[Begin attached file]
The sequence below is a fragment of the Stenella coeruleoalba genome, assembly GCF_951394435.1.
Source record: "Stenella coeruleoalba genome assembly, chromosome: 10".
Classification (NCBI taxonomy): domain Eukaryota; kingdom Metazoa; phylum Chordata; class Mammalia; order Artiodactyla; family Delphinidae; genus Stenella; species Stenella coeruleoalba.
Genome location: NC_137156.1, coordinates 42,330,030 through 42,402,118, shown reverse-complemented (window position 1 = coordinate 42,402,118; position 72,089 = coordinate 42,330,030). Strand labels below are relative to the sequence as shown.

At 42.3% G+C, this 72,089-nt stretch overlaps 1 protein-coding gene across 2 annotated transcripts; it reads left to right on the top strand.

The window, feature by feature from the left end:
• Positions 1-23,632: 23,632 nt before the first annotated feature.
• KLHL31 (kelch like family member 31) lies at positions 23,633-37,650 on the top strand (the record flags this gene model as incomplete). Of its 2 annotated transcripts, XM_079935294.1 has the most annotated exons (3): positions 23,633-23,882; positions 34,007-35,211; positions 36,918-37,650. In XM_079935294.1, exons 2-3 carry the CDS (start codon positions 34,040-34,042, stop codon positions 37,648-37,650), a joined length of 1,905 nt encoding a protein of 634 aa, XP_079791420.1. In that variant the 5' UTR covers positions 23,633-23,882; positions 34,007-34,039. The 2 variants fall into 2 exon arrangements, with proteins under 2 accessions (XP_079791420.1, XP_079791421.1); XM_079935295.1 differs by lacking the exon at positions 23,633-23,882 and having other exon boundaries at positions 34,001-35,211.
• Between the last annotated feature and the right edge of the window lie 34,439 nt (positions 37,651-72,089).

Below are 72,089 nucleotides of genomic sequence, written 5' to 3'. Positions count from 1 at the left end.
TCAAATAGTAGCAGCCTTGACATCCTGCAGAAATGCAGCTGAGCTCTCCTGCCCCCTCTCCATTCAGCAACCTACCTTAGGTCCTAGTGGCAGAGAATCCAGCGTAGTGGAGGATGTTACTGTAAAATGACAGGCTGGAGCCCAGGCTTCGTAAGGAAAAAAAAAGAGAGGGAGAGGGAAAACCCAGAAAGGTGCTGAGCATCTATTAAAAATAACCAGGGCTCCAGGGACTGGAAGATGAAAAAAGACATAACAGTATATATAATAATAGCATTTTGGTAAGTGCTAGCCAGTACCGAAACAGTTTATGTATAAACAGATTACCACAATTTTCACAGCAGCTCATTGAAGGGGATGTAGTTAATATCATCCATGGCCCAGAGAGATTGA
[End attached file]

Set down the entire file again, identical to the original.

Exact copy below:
The sequence below is a fragment of the Stenella coeruleoalba genome, assembly GCF_951394435.1.
Source record: "Stenella coeruleoalba genome assembly, chromosome: 10".
Classification (NCBI taxonomy): domain Eukaryota; kingdom Metazoa; phylum Chordata; class Mammalia; order Artiodactyla; family Delphinidae; genus Stenella; species Stenella coeruleoalba.
Genome location: NC_137156.1, coordinates 42,330,030 through 42,402,118, shown reverse-complemented (window position 1 = coordinate 42,402,118; position 72,089 = coordinate 42,330,030). Strand labels below are relative to the sequence as shown.

At 42.3% G+C, this 72,089-nt stretch overlaps 1 protein-coding gene across 2 annotated transcripts; it reads left to right on the top strand.

The window, feature by feature from the left end:
• Positions 1-23,632: 23,632 nt before the first annotated feature.
• KLHL31 (kelch like family member 31) lies at positions 23,633-37,650 on the top strand (the record flags this gene model as incomplete). Of its 2 annotated transcripts, XM_079935294.1 has the most annotated exons (3): positions 23,633-23,882; positions 34,007-35,211; positions 36,918-37,650. In XM_079935294.1, exons 2-3 carry the CDS (start codon positions 34,040-34,042, stop codon positions 37,648-37,650), a joined length of 1,905 nt encoding a protein of 634 aa, XP_079791420.1. In that variant the 5' UTR covers positions 23,633-23,882; positions 34,007-34,039. The 2 variants fall into 2 exon arrangements, with proteins under 2 accessions (XP_079791420.1, XP_079791421.1); XM_079935295.1 differs by lacking the exon at positions 23,633-23,882 and having other exon boundaries at positions 34,001-35,211.
• Between the last annotated feature and the right edge of the window lie 34,439 nt (positions 37,651-72,089).

Below are 72,089 nucleotides of genomic sequence, written 5' to 3'. Positions count from 1 at the left end.
TCAAATAGTAGCAGCCTTGACATCCTGCAGAAATGCAGCTGAGCTCTCCTGCCCCCTCTCCATTCAGCAACCTACCTTAGGTCCTAGTGGCAGAGAATCCAGCGTAGTGGAGGATGTTACTGTAAAATGACAGGCTGGAGCCCAGGCTTCGTAAGGAAAAAAAAAGAGAGGGAGAGGGAAAACCCAGAAAGGTGCTGAGCATCTATTAAAAATAACCAGGGCTCCAGGGACTGGAAGATGAAAAAAGACATAACAGTATATATAATAATAGCATTTTGGTAAGTGCTAGCCAGTACCGAAACAGTTTATGTATAAACAGATTACCACAATTTTCACAGCAGCTCATTGAAGGGGATGTAGTTAATATCATCCATGGCCCAGAGAGATTGA